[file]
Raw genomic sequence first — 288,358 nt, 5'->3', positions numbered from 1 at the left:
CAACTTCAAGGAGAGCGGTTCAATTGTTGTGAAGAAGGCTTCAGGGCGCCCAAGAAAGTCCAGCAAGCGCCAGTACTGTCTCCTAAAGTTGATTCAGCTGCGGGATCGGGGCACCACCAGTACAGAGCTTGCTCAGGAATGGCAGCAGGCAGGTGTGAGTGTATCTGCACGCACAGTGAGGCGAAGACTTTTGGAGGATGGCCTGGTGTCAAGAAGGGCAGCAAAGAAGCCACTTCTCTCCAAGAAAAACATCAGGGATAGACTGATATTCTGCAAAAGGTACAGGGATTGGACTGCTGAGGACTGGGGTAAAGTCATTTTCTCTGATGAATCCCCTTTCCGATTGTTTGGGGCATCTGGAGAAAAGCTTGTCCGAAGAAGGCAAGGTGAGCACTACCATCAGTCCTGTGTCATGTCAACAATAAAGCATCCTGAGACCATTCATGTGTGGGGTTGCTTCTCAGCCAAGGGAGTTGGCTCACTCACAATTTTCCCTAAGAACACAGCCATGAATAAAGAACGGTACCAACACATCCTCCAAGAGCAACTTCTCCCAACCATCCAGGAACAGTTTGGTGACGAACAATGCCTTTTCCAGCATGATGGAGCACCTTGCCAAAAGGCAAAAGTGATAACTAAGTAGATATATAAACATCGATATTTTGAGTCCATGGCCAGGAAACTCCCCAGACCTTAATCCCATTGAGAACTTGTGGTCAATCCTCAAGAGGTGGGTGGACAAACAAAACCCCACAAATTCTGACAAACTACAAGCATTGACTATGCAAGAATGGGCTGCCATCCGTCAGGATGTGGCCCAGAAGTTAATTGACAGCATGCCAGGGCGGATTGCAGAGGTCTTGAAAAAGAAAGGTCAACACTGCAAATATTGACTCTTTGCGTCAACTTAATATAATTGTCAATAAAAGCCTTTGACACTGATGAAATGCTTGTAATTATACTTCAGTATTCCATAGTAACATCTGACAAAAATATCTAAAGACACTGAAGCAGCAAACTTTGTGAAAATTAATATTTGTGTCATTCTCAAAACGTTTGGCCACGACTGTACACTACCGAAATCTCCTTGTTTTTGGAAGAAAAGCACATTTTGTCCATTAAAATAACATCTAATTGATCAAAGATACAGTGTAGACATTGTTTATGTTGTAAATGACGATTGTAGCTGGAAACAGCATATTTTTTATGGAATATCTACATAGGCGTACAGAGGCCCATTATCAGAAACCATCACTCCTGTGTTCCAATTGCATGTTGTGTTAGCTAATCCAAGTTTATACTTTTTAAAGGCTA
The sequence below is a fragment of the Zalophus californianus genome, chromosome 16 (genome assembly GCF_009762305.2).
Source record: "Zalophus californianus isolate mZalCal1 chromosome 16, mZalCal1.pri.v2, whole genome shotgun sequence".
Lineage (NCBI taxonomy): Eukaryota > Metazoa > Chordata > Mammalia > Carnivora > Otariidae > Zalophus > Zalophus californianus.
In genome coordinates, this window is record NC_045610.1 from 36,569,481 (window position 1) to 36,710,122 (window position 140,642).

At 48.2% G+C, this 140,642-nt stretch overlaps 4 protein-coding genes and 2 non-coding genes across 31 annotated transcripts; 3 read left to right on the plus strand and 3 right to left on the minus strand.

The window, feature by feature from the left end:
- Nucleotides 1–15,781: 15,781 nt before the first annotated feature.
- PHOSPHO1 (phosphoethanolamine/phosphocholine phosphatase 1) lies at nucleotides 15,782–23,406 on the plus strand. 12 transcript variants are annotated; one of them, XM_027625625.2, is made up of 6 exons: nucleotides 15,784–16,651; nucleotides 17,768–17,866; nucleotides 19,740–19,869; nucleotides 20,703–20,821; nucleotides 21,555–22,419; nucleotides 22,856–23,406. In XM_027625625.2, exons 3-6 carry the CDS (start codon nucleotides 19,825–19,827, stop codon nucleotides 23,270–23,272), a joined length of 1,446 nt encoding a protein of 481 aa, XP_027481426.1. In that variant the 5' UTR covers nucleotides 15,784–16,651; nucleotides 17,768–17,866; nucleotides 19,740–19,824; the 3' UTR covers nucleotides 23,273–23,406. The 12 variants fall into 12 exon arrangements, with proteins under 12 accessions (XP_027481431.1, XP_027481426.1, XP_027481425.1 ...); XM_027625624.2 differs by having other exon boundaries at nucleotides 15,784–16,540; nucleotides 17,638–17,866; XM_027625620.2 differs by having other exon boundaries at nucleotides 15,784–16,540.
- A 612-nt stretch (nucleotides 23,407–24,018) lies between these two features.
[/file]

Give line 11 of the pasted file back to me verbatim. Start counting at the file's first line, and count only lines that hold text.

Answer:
- A 612-nt stretch (nucleotides 23,407–24,018) lies between these two features.